Ten percent of new fathers experience postpartum depression
Postpartum depression is commonly associated with new moms. But it’s something that can affect new dads, too.
While 20 percent of women will experience postpartum depression, about 10 percent of men will experience it during the perinatal period. But that number could be higher as men can express their depression differently, according to Sheehan Fisher, PhD, a psychologist at Northwestern Memorial Hospital.
“The way men express depression isn’t always fitting the traditional model of depression,” Fisher said. “Men may have symptoms of alcohol use or aggressive behavior to mask or deal with their depression or stress symptoms. Therefore, once they are evaluated, they may not actually meet criteria. Some of the criteria do not really fit the masculine cultural view about how to express emotion or for a man to admit what they are going through.”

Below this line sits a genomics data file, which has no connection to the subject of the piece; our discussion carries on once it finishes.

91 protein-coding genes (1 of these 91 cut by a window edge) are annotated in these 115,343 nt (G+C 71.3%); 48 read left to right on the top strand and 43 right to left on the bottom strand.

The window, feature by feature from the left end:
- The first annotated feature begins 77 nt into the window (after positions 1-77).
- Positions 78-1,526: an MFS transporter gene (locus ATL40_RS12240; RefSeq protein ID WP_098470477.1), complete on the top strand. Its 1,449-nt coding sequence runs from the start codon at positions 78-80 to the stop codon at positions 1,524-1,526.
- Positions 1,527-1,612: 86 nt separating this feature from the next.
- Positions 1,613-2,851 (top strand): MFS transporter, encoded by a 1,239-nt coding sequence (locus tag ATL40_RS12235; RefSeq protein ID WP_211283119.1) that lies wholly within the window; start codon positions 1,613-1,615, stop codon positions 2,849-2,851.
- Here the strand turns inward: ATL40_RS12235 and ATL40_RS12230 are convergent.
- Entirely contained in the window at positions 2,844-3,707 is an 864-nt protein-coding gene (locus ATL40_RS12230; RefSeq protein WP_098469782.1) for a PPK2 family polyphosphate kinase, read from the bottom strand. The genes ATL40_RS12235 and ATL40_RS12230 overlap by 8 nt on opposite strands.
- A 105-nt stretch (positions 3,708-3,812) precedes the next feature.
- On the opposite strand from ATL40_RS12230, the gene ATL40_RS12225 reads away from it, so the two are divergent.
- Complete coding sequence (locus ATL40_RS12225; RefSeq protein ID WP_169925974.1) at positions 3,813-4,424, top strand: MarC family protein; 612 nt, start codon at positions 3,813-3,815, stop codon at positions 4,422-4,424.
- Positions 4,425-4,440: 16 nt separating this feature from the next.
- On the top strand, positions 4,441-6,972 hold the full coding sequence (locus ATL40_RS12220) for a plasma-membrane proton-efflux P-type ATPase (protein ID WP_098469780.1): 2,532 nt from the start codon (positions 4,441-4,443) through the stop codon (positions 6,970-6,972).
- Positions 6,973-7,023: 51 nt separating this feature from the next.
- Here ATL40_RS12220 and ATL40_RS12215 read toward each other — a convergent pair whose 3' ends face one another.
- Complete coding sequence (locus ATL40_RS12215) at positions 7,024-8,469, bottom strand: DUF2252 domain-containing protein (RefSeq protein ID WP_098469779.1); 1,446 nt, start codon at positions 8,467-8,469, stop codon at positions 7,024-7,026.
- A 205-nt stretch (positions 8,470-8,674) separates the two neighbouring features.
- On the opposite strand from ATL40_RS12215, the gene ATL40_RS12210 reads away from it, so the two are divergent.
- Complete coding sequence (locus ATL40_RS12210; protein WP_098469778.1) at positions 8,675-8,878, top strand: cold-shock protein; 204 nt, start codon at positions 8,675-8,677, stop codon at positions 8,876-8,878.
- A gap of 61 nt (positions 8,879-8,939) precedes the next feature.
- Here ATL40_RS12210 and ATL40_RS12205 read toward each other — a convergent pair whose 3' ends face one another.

Men are less likely to talk about feelings of sadness or depression after the birth of a baby, and far fewer men than women seek treatment. In men, the onset of postpartum depression typically occurs three to six months after the child’s birth, partially because the father is more engaged with the child during that period. Fisher said there are also studies that show the first five years of the child’s life could lead to increased depressive symptoms in the father.
Fathers often have different symptoms than mothers. Men can experience sadness and difficulty sleeping, but may also experience their sadness and depression as aggression. Symptoms can also mimic those of major depression disorder, such as a lack of pleasure in things you usually enjoy, difficulty sleeping, different eating habits and sometimes substance use. Other possible symptoms are difficulty in making decisions, fatigue and possibly even thoughts of suicide.
But one of the concerning factors Fisher has seen in his research is the father’s depression can affect the child.
“It can have an impact on the child’s medical and mental health,” Fisher said. “What we know is that the father’s mental health will have an impact on the child. And if we only intervene on behalf of mothers, we are still putting that child at risk.”
If new fathers are experiencing symptoms of postpartum depression, Fisher said they should talk to a primary care provider and receive a screening to see if they need further treatment from a psychologist or a psychiatrist. Fisher said there are also support groups for fathers to talk about stress during their new phase of their life.